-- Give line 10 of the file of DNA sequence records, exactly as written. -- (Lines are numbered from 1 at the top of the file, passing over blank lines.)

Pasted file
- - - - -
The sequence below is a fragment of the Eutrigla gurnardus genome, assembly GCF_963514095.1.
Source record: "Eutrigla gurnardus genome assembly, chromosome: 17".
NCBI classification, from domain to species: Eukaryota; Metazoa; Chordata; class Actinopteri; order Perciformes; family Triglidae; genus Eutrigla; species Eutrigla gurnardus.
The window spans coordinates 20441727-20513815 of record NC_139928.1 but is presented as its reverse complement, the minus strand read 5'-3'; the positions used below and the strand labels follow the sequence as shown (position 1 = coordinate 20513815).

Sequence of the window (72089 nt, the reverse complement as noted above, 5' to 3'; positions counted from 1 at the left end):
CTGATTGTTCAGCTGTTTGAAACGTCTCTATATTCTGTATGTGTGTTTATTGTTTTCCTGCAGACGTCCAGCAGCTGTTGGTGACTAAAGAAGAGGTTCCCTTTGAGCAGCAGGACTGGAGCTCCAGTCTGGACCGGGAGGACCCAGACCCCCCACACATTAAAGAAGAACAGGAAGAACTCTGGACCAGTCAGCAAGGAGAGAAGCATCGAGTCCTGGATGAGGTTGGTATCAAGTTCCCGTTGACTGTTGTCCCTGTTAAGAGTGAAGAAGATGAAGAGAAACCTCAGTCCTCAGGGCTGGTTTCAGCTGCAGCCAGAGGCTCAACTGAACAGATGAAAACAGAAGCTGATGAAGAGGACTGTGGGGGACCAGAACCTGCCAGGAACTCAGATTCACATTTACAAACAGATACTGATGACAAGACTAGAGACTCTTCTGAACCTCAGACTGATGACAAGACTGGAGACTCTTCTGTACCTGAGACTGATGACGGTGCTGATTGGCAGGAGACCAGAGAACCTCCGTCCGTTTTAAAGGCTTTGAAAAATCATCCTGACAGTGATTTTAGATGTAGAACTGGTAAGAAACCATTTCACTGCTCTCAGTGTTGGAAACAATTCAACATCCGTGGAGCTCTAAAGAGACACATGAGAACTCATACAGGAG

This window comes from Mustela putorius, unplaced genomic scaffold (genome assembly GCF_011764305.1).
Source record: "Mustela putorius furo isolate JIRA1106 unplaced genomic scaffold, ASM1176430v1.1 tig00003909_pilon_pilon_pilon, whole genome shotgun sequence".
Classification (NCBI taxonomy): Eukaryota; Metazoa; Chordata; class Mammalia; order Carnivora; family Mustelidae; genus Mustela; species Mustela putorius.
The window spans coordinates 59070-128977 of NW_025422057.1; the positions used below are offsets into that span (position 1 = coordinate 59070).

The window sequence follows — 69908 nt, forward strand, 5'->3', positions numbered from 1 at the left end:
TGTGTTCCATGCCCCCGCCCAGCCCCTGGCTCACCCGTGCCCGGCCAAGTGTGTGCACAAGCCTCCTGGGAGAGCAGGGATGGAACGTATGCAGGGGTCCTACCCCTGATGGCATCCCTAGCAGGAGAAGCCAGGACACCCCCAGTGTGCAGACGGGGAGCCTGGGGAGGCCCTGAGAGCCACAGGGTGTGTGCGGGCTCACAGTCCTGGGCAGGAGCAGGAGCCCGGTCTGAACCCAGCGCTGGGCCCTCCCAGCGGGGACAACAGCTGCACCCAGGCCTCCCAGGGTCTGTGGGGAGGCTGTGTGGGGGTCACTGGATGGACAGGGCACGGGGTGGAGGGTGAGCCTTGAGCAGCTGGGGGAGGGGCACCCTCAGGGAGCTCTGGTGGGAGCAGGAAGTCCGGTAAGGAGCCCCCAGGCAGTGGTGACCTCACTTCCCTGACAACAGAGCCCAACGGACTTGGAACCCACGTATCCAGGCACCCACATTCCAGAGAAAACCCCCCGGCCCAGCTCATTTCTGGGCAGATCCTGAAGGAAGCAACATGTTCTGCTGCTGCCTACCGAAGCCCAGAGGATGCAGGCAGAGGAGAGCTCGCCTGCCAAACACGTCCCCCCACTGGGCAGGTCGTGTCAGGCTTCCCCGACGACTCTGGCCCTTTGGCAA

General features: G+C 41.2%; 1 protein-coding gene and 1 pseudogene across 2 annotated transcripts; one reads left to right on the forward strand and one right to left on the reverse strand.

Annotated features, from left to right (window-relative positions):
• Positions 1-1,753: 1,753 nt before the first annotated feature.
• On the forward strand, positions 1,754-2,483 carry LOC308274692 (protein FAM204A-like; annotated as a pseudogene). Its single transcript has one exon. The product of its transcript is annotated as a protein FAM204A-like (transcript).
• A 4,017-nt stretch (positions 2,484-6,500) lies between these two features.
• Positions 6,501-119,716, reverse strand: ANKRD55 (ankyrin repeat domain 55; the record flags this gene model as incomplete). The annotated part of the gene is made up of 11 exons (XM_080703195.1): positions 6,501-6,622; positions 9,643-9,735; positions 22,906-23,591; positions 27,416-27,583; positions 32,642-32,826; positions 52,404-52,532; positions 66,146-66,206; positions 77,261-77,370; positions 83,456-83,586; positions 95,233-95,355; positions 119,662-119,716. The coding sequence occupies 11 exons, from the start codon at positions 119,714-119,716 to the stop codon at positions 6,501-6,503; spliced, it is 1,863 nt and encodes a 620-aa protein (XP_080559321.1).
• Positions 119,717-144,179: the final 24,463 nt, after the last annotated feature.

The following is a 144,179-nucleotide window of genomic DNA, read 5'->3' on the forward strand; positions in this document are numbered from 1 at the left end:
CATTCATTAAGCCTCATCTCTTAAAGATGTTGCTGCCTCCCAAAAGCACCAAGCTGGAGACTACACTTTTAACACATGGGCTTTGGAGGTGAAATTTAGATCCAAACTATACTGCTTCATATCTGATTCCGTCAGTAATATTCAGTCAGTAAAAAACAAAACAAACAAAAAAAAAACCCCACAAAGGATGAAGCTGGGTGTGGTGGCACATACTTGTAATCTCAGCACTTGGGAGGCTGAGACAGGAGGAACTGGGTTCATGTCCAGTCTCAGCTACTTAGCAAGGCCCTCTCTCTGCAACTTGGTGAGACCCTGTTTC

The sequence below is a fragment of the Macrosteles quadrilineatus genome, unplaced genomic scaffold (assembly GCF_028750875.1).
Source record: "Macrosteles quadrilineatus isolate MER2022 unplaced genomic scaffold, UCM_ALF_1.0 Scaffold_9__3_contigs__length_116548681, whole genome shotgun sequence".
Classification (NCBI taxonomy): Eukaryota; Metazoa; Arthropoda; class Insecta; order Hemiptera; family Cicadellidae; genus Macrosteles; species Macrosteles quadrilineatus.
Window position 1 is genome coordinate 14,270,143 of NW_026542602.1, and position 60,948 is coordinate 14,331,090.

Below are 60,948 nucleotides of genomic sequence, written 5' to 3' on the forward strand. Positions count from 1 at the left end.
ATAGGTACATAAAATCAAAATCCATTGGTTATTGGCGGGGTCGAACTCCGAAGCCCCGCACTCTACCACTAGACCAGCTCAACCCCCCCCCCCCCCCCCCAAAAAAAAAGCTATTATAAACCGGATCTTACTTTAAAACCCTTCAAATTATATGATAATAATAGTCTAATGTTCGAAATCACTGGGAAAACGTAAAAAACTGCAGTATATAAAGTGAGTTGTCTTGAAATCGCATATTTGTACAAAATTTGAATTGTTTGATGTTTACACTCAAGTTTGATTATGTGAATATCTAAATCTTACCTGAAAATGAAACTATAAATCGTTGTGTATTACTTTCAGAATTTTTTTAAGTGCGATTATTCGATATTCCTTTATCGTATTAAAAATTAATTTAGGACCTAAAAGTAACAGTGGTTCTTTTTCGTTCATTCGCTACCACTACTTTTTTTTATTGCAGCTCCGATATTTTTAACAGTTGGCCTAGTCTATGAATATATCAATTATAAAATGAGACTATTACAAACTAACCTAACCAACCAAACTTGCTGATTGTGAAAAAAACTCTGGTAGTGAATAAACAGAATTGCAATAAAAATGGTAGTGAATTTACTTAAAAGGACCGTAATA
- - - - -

The window spans coordinates 59070-128977 of NW_025422057.1; the positions used below are offsets into that span (position 1 = coordinate 59070).